of infantry ; but at four o'clock in the morning it was deemed best to fall back to the division,
which was done; and, just after unsaddling the wearied horses to feed, the enemy again attacked
the outposts in great force. Hastily saddling, the regiment again sallied forth and engaged
them ; and so far from being a mere cavalry attack, it was found to be so heavy that the greater
part of the division was immediately put under arms and ordered to the support. One battalion
of the Fifth was ordered to guard each flank, so that the brunt of the attack was borne by the
infantry. Some of the regiments suffered severely ; and the Eebels, finding a heavier force than
they supposed, withdrew after an engagement of three hours. Drizzling skirmishes occupied
the 22d and 23d of October, the Rebels abnost environing the division, and foiling every attempt
to procure forage from the adjacent country for the animals of the command; and at two A. M.
of the next day charged the picket-post of Lieutenant Bumill, squadron G, but before the
regiment arrived on the ground, the attack had been repulsed with a loss to the enemy of sev-
eral horses and prisoners. As had been the case several times before, the regiment had scarcely

784 Ohio in the War.

returned to camp, and unsaddled to feed and give the backs of the animals rest, when another
post was attacked, and the tired men and horses again went to the front on the gallop in intense
cold, and for ten hours sustained an unequal fight with Eebel cavalry and mounted infantry, but
with comparatively small loss.

It being of the utmost importance to keep the enemy in the dark as to the preparations for
crossing the river at Chickasaw, Osterhaus, on the morning of the 26th, sent the trains with
escort to Dickson Station, and with the entire division (the Fifth Ohio in advance) started before
daylight for Tuscumbia, driving the enemy continually, occupying the town, capturing a number
of prisoners, destroying large quantities of Eebel army supplies, and returning three days after-
ward. Though in this expedition the enemy had not risked a general engagement, they were
scarcely ever out of sight. They promptly followed the division back to its encampment, and
upon the next morning drove in the pickets and attacked impetuously in force, pushing their
lines to within a short distance of the General's head-quarters before they were repulsed.

The Fifth, in this engagement, as in the eight days of almost constant fighting preceding it,
did its whole duty, and won weighty compliments from General Osterhaus and staff*. Here the
regiment drew two fine twelve-pound mountain howitzers, which were christened "Lady Heath''
and " Lady Bumill," and assigned to squadron G.

The preparations for crossing being completed, and some of the divisions having already
crossed, the First Division, with the Fifth Ohio as rear-guard — the enemy still following up —
marched to the Tennessee, and on the 3d of November effected a crossing. It again took the
advance of the division, passing Gravelly Springs, Cypress Mills, Florence, Pulaski, Mount
Zion, Fayetteville, Elk Eiver, Branchville, Eock Spring, New Market, Maysville, Paint Bock,
Larkinsville, Bellefonte, Stevenson, Bridgeport, Whitesides, and up to Chattanooga, near where
a part of the regiment remained during the battles of Chattanooga and Mission Eidge, guarding
trains of the division, while a part served as escorts and couriers upon those fields, and followed
the retreating Eebels as far as Einggold.

On the 28th of November General Grant ordered Colonel Heath to report with his com-
mand to Major-General Sherman at Cleveland, Tennessee, that General having marched to
relieve Burnside, beleaguered at Knoxville. Without food for horses and with scant rations for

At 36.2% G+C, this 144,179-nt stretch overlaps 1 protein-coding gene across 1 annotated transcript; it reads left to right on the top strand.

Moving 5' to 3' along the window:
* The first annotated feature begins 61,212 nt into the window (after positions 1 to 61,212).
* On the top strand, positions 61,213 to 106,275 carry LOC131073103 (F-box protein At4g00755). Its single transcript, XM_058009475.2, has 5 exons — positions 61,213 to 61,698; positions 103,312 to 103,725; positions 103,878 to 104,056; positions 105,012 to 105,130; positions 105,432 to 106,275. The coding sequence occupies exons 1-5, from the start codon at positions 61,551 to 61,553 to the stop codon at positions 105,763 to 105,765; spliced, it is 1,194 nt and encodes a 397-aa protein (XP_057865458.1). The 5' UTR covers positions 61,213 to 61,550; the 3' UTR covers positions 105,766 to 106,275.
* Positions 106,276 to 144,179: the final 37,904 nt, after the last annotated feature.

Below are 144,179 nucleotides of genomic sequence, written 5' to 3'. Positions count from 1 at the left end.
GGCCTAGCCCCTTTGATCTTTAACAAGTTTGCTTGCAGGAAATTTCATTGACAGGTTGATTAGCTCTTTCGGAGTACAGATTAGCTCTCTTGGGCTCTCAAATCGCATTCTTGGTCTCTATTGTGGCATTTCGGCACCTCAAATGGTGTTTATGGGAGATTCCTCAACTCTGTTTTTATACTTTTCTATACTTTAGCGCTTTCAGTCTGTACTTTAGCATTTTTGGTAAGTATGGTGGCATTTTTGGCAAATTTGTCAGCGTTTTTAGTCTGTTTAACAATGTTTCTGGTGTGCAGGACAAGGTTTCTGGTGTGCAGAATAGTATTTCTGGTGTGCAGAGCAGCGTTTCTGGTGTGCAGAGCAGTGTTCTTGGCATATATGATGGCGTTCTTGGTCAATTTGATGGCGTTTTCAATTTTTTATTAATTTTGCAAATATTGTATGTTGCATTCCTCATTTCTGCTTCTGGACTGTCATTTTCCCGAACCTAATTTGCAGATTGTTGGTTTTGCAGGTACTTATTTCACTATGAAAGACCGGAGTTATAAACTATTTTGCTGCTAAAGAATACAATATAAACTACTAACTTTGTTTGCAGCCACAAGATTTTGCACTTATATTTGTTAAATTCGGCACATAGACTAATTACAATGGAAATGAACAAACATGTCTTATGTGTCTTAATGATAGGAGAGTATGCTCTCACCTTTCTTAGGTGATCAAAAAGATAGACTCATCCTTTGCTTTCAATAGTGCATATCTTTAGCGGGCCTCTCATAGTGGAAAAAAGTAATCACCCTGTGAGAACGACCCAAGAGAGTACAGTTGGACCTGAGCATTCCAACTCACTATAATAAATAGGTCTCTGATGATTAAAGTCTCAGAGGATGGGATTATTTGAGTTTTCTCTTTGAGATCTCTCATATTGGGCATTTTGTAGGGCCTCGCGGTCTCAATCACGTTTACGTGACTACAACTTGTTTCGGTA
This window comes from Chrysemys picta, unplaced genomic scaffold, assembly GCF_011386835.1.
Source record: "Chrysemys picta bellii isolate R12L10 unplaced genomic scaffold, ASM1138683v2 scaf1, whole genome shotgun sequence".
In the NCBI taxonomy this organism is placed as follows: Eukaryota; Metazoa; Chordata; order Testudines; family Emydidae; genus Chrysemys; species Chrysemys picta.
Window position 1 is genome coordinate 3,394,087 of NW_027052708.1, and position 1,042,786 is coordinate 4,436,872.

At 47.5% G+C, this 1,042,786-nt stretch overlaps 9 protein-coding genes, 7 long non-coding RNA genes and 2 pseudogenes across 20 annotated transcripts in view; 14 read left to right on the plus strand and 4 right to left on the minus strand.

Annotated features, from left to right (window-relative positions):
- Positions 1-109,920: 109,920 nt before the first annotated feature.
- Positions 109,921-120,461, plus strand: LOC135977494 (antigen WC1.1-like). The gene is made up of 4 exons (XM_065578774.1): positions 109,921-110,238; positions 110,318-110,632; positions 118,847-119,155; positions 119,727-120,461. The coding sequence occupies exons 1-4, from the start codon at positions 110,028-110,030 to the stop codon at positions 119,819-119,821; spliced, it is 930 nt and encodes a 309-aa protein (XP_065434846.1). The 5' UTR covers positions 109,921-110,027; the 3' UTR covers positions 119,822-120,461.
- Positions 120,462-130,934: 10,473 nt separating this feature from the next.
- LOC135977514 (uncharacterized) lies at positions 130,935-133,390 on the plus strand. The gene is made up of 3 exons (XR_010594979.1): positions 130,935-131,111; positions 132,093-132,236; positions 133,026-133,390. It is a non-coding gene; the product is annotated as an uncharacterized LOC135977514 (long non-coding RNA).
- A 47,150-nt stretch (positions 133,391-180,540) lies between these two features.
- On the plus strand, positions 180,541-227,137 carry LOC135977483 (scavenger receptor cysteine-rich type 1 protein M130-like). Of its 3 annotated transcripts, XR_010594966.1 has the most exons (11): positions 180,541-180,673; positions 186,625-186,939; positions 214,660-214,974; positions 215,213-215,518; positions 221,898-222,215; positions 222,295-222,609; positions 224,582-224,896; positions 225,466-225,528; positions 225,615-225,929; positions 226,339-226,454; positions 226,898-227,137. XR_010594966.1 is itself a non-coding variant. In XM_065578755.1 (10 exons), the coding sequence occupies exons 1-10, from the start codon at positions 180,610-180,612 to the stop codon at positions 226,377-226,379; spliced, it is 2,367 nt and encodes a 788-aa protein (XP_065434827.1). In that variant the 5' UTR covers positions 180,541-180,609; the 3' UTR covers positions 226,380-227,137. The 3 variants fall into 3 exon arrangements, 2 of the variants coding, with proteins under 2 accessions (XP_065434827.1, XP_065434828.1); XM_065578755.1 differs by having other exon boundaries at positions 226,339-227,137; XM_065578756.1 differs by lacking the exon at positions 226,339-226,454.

the men, who also suffered for clothing and blankets, the command worked all night to cross
Chickamauga Creek, and toiled on over roads almost impassable, through a country destitute of
forage, to overtake General Sherman, who had two days' the start in the march, and had the
advantage in roads. The regiment, after three days' hard marching, reported to Sherman at
Morganton, and assisted to build a bridge over the Little Tennessee Eiver out of the houses of
the town, and then first crossed, taking the advance of Ewing's division.

The third battalion (Major Smith) was detached to join Colonel Long's brigade, which cut
its way through and entered Knoxville, giving Burnside information of Sherman's near
approach ; and two days later Colonel Heath furnished General Sherman an escort, under Lieu-
tenant Giffin, when he went into Knoxville, leaving the troops some ten miles out scouring the
country for corn, and using all the mills in the vicinity to grind meal for the troops.

General Sherman returning on the 7th of December, ordered the regiment, with Smith's
division, to Tellico Plains, to intercept Longstreet's trains, said to have gone that way into
North Carolina. Finding it impossible to overtake the enemy's trains, General Sherman
ordered Colonel Heath to report to Major-General Howard at Athens, Tennessee, where the
command rested for three days, after marching from Corinth to Knoxville. The regiment was
next ordered to picket the Hiawassee Eiver and establish a courier-line between Loudon and
Hiawassee Bridge, thus opening communication between Generals Grant and Burnside. This
duty was performed through a month of intensely cold weather, the command subsisting entirely
off the country, when, under orders from General Grant, the regiment next marched to report to
Major-General Logan at Larkinsville, Alabama.

Telegraph wires were taken for miles, twisted together for a cable, then stretched across the
river, and an old flatboat repaired, and with men continually baling to keep the craft afloat, in

Fifth Ohio Cavaley. 785

one day and two nights of constant work the command was ferried over the Hiawassee Paver,
then at flood-height. The terrible condition of the roads and the hard winter-weather told
severely on the troops, the regiment having lost nearly seven hundred horses in the campaign,
and having a large number of men fit for the hospital on arriving at Larkinsville.

After a week's rest at this point, the regiment crossed the Tennessee on a pontoon, as advance-